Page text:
Globe, DuPont Protection Solutions (DuPont), and the National Volunteer Fire Council teamed up once again in 2018 to distribute 52 sets of turnout gear to 13 volunteer or mostly-volunteer fire departments. This annual program began in 2012 to provide departments in need with new turnouts to better protect their personnel. Shinbone Valley Fire and Rescue (Delta, AL) and the Barnsdall (OK) Rural Fire Department are the final 2018 gear recipients.
Shinbone Valley Fire and Rescue (Delta, AL)
Shinbone Valley Fire and Rescue has 16 volunteer firefighters. All are operating with turnout gear that is over 10 years old, which is not recommended according to national safety standards. The department responds to multiple calls a year, including mutual and automatic aid. Calls coupled with monthly training exercises and a yearly visit to the Alabama Fire College has left their expired gear very worn, which puts their members at risk. Volunteers do their best to use their oldest and most worn gear for training exercises to preserve the newer sets for structure fires and vehicle incidents. The department actively fundraises to keep up with operation costs but has found it difficult to purchase new gear to ensure the safety of their responders.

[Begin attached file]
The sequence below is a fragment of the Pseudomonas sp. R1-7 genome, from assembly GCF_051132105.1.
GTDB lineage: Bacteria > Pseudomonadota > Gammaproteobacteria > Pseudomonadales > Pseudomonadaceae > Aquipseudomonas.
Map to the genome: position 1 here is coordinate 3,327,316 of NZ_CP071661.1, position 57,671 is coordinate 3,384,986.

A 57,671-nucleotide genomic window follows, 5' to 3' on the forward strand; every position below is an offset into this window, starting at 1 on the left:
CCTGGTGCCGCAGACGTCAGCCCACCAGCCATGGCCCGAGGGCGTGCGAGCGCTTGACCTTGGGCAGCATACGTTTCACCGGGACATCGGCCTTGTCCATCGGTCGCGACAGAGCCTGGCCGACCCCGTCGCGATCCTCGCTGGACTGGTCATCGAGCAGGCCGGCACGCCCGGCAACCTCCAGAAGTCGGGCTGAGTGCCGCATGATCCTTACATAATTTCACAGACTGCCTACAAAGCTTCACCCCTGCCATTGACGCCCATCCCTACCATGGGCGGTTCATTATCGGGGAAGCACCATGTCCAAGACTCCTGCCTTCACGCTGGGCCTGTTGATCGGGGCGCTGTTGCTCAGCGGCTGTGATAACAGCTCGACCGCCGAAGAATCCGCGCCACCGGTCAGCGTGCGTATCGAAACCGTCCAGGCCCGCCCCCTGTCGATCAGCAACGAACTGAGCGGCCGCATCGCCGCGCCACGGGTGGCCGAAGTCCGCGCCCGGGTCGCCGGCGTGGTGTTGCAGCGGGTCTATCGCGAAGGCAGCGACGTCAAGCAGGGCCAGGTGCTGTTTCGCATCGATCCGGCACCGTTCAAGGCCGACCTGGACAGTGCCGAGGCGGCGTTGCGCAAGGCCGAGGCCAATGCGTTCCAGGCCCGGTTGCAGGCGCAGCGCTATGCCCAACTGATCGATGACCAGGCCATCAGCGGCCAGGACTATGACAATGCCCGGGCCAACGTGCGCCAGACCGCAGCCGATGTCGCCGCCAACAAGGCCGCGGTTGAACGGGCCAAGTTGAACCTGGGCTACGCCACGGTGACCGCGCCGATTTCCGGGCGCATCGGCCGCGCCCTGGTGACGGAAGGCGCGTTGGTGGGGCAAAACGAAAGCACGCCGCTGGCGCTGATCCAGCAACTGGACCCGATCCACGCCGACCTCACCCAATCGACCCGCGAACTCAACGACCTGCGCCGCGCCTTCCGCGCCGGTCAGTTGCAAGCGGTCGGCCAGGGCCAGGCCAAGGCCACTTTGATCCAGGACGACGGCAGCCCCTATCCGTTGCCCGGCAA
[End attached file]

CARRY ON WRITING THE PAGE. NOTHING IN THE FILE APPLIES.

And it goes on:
“Receiving this gear gives peace of mind to our firefighters and the people we serve,” said Assistant Chief Travis Strickland. “Thank you to Globe and the NVFC for this donation. Your help goes a long way with our community and our department.”
Barnsdall (OK) Rural Fire Department
Barnsdall Rural Fire Department serves over 1,100 residences across 122 square miles. Barnsdall is a rural location with an abundance of ranchland and homes, which make wildfires very prevalent. The department responds to an average of 80 calls each year and provides additional assistance to the city and surrounding fire departments. Only 10 of Barnsdall’s 24 volunteers have turnout gear, and all sets are over 10 years old and not compliant with recommended safety standards. Most of the department’s financial resources are utilized for equipment, leaving them unable to purchase new gear for their responders.
“We want to ensure that our team has the best chance to do a good job and stay safe at the same time,” said administrative assistant Brittanie White. “This new gear will help our dedicated team to have the protection they need when they are in the trenches and extend our limited resources beyond what we are currently able to provide.”
These awards conclude the 2018 Globe Gear Giveaway.